Magic mushrooms & no magic bullet for patient communication


Johns Hopkins tells us that researchers are looking at illegal drugs to help people with OCD (obsessive-compulsive disorder), PTSD (post-traumatic stress disorder), anxiety and depression--anxiety being Cancer Bitch's major bugbear. MDMA aka Ecstacy, says Johns Hopkins health reports, also increases brain levels of oxytocin, which arouses feelings of trust and confidence that can be particularly helpful during psychotherapy. The idea is that a dose of the drug, taken before a talk therapy session, may help individuals with PTSD reduce their fear and anxiety long enough to discuss and process the events that traumatized them. Ketamine aka Special K, is an FDA-approved general anesthetic that is being studied as a fast-acting antidepressant. Ketamine binds to receptors in the brain and blocks the neurotransmitter glutamate that normally activates neurons, thus producing a calming effect.

I haven't tried any of the above, though in high school, the guys in Future Farmers of America were allegedly growing the mushrooms on their school farm. It was the '70s, after all.

You can participate in clinical trials of these drugs (or a placebo)if you meet the criteria. For example, New York University is administering one dose of psilocybin to anxious people with life threatening, advanced, or recurrent cancer. If you're in Baltimore, check a study out here.

University of Rochester is studying whether topical amitriptyline and ketamine cream are effective in treating neuropathy caused by chemo.

There are tons of clinical trials and they can save or at least improve lives, even your own. For example, in researchers in Downstate Illinois are studying how best to get breast cancer survivors to exercise. There's another one on whether flaxseed is helpful in combatting hot flashes. My favorite is one at Fancy Hospital on communication with patients. A major goal: •Determine patients' health communication needs during the first 6 months of care by interviewing patients with breast cancer (as well as their families, caregivers, and healthcare teams) and observing interactions between patients and oncologists throughout the trajectory of care from initial diagnosis through the initial treatment course.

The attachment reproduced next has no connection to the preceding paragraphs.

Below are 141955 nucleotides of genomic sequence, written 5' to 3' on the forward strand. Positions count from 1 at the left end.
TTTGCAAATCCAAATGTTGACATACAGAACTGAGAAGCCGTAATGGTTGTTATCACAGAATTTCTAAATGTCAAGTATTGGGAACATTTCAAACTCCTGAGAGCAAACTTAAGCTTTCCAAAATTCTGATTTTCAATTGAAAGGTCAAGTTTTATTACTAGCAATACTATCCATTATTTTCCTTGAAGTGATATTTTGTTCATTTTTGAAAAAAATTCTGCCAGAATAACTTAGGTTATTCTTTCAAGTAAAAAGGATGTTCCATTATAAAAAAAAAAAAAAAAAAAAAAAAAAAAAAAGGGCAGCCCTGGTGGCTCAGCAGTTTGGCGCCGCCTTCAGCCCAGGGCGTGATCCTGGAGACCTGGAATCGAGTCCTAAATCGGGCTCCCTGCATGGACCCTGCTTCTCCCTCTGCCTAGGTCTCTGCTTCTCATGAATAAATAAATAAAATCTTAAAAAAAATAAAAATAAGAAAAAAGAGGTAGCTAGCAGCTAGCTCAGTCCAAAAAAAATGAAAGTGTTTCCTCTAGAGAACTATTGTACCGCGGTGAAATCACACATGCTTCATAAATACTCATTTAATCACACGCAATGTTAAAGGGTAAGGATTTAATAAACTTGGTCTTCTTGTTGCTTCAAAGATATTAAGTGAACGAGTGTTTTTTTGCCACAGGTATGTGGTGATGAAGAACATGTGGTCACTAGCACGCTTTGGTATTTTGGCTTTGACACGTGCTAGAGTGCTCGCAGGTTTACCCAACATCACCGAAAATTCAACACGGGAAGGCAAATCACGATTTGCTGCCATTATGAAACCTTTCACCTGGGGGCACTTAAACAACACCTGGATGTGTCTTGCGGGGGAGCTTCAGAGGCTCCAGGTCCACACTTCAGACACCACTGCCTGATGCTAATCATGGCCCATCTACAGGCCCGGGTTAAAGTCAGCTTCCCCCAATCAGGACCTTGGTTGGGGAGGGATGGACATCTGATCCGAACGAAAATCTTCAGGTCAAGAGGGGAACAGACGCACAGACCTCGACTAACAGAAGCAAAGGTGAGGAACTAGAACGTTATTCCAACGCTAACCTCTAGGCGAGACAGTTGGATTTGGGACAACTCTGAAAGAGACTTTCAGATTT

This involves video and extensive interviews. What should also be done:

* HIRE ENOUGH ONCOLOGISTS & STAFF SO THAT THE WAIT TIME IS NOT TWO HOURS FOR CHEMO OR ONCOLOGY APPOINTMENTS.

* REQUIRE DOCTORS TO READ PATIENTS' CHARTS BEFORE ENTERING THE EXAMINATION ROOM.

* REQUIRE DOCTORS TO SIT DOWN DURING PATIENT APPOINTMENTS.

* TRAIN DOCTORS (STARTING WITH MEDICAL STUDENTS) WITH EXTENSIVE ROLE-PLAYING EXERCISES.

* INVITE JEROME GROOPMAN TO TALK TO ALL STAFF ABOUT COMMUNICATION WITH PATIENTS AND FOLLOW WITH SMALL MIXED (SEE POINT BELOW ABOUT MIXING STAFF) DISCUSSION GROUPS ON RELATING AND COMMUNICATING WITH PATIENTS.

* CONTINUE ATTEMPTS TO LOCATE/ENCOURAGE HUMANITY IN DOCTORS AND TO BREAK DOWN THE HOSPITAL HIERARCHY (BASED ON RANK, EDUCATION, CLASS AND MOST OF ALL RACE) BY HOLDING WRITING WORKSHOPS, BOOK AND OTHER DISCUSSION GROUPS, IMPROV & EXERCISE CLASSES AND OTHER ACTIVITIES THAT INCLUDE EVERYONE, FROM IMPORTANT & SELF-IMPORTANT DOCTORS TO CLERICAL STAFF.


* HIRE HOSPITAL CLOWNS TO EASE TENSION & BRAINSTORM WITH THEM ABOUT IDEAS TO EASE ANXIETY AND COMMUNICATION. IT'S HARD TO LISTEN WELL WHEN YOU'RE TENSE.



To search for clinical trials, go here.

3 comments:

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